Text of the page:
16 Jul Getting Practical
All eyes on the prize: the midterm elections. It’s time to get practical.
A shift of fewer than 80,000 votes in three states—Michigan, Pennsylvania, and Wisconsin—would have made Hillary Rodham Clinton president (as the overall popular vote did, but never mind). That’s a shockingly small margin, leaving aside the issue of the Electoral College, which I’ll take up in a future post here. Remember that less than 80,000 number when someone tells you voting really won’t matter because there’ll be foreign intervention, or political conspiracies will rig it, or it’s all a lost cause anyway.
But we do face serious threats to our crucial fall elections. The American election system is actually made up of 50 different state-run elections, each with its own unique voting process, and each state has several procedures potentially vulnerable to interference, foreign and domestic. That somewhat chaotic system is the bad news. But that same individualized arrangement is good news: hackers and other disrupters have to devise 50 different means of doing their dirty work. U.S. intelligence agencies have definitively concluded (and the bipartisan Senate Intelligence Committee strongly agreed) that Russia tried to throw our 2016 elections and might have succeeded. Electronic technology is responsible for most of these problems, though not all; election-tampering can take many forms.
We need to educate and protect ourselves, since the Trump regime has deliberately done nothing toward either. So here we go.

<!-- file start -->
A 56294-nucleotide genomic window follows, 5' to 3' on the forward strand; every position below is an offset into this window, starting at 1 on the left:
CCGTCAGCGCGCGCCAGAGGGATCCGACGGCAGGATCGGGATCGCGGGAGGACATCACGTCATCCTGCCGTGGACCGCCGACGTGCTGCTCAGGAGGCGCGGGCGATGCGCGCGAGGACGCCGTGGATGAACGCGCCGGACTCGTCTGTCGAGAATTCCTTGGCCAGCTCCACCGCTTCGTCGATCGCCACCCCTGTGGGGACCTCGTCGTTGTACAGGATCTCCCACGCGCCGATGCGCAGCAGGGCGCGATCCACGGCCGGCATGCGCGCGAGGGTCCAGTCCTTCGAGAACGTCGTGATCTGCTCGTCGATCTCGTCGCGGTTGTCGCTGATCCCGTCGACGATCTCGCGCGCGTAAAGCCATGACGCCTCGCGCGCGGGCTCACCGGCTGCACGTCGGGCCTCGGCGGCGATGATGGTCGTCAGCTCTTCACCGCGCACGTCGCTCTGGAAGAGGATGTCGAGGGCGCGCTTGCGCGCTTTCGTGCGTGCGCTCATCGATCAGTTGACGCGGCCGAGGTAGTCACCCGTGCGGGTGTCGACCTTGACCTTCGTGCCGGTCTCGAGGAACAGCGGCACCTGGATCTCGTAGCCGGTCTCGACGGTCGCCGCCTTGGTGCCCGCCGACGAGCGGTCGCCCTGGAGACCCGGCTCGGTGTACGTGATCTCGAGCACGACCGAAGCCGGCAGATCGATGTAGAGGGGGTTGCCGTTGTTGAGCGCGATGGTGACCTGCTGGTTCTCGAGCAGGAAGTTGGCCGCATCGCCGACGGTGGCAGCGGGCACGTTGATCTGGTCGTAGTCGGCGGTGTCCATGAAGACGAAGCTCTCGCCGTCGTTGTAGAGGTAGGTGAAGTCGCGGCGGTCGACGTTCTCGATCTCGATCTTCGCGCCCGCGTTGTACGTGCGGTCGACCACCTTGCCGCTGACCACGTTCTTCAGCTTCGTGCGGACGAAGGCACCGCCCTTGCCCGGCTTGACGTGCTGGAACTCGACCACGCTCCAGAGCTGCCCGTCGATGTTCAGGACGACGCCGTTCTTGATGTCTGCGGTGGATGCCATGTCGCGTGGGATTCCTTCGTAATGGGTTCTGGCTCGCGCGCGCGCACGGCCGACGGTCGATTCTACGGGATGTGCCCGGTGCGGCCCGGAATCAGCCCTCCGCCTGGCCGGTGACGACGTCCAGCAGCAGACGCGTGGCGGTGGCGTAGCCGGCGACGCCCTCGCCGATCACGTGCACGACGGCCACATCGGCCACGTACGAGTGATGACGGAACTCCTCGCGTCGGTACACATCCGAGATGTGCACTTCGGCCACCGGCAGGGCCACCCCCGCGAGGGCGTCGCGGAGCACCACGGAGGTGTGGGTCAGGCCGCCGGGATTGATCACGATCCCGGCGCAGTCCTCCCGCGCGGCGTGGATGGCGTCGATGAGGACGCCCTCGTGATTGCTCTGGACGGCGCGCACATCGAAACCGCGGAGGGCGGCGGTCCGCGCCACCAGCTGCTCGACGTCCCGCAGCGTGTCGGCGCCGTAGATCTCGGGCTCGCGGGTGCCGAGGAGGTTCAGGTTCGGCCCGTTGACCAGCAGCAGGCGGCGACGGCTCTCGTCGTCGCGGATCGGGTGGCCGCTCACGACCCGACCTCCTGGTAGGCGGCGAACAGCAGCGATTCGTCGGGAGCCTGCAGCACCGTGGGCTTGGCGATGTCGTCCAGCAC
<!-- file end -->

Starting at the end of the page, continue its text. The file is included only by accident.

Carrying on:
Generally speaking, if you can keep your registration and voting procedures solidly on paper, you are safer—but that’s not possible once you’ve cast your vote. Journalist Shannon Vavra of Axios compiled a list of the potential points of failure, and with thanks to her, I share it here.
Registration interfaces: When you enter your voter registration information online, any vulnerability on your devices could expose that information to potential bad actors. (Only your individual data should be at risk.)
Voter registration databases: Security measures like firewalls and physical network separation can protect these data troves, but no firewall is foolproof.
Electronic poll books: E-poll books are the electronic version of the books of voter records that poll workers refer to on Election Day at voting locations. In some instances, e-poll books can send live updates back to the county or state offices using active network connections. If the security on those networks fails, the information could be exposed.
Printed poll books: Some counties print their poll books using third-party printers, according to Maurice Turner, senior technologist at the Center for Democracy & Technology. That could expose this part of the process to the Internet if the third party has weak security protocols or other vulnerabilities.
Voting machines: At DEFCON last year, hackers demonstrated that they could break into any voting machine with wireless connectivity or a USB port.